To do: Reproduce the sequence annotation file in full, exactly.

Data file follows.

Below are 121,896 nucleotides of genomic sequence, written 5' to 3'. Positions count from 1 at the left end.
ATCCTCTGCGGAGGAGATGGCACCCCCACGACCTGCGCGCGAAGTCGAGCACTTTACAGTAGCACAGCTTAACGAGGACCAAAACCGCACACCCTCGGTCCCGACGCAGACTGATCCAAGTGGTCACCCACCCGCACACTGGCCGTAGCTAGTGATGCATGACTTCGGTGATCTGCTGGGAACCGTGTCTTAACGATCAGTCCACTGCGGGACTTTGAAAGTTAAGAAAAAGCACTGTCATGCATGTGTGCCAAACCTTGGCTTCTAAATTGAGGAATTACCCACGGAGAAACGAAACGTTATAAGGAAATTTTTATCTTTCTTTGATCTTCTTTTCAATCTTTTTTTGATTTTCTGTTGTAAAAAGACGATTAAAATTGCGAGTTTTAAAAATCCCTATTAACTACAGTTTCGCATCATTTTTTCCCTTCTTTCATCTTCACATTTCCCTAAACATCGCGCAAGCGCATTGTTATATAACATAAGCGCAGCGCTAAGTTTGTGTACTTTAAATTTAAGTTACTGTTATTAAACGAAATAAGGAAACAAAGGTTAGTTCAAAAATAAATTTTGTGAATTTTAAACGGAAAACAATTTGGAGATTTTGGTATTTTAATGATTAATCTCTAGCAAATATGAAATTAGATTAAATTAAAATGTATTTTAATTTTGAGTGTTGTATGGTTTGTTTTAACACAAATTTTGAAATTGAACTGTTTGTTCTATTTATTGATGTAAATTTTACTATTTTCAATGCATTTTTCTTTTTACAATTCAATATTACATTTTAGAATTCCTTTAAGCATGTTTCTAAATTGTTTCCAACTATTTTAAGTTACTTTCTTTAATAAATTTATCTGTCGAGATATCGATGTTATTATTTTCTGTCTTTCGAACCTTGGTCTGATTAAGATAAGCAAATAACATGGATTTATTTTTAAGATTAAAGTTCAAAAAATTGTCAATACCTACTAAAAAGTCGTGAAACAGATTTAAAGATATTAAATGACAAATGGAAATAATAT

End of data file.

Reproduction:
Below are 121,896 nucleotides of genomic sequence, written 5' to 3'. Positions count from 1 at the left end.
ATCCTCTGCGGAGGAGATGGCACCCCCACGACCTGCGCGCGAAGTCGAGCACTTTACAGTAGCACAGCTTAACGAGGACCAAAACCGCACACCCTCGGTCCCGACGCAGACTGATCCAAGTGGTCACCCACCCGCACACTGGCCGTAGCTAGTGATGCATGACTTCGGTGATCTGCTGGGAACCGTGTCTTAACGATCAGTCCACTGCGGGACTTTGAAAGTTAAGAAAAAGCACTGTCATGCATGTGTGCCAAACCTTGGCTTCTAAATTGAGGAATTACCCACGGAGAAACGAAACGTTATAAGGAAATTTTTATCTTTCTTTGATCTTCTTTTCAATCTTTTTTTGATTTTCTGTTGTAAAAAGACGATTAAAATTGCGAGTTTTAAAAATCCCTATTAACTACAGTTTCGCATCATTTTTTCCCTTCTTTCATCTTCACATTTCCCTAAACATCGCGCAAGCGCATTGTTATATAACATAAGCGCAGCGCTAAGTTTGTGTACTTTAAATTTAAGTTACTGTTATTAAACGAAATAAGGAAACAAAGGTTAGTTCAAAAATAAATTTTGTGAATTTTAAACGGAAAACAATTTGGAGATTTTGGTATTTTAATGATTAATCTCTAGCAAATATGAAATTAGATTAAATTAAAATGTATTTTAATTTTGAGTGTTGTATGGTTTGTTTTAACACAAATTTTGAAATTGAACTGTTTGTTCTATTTATTGATGTAAATTTTACTATTTTCAATGCATTTTTCTTTTTACAATTCAATATTACATTTTAGAATTCCTTTAAGCATGTTTCTAAATTGTTTCCAACTATTTTAAGTTACTTTCTTTAATAAATTTATCTGTCGAGATATCGATGTTATTATTTTCTGTCTTTCGAACCTTGGTCTGATTAAGATAAGCAAATAACATGGATTTATTTTTAAGATTAAAGTTCAAAAAATTGTCAATACCTACTAAAAAGTCGTGAAACAGATTTAAAGATATTAAATGACAAATGGAAATAATAT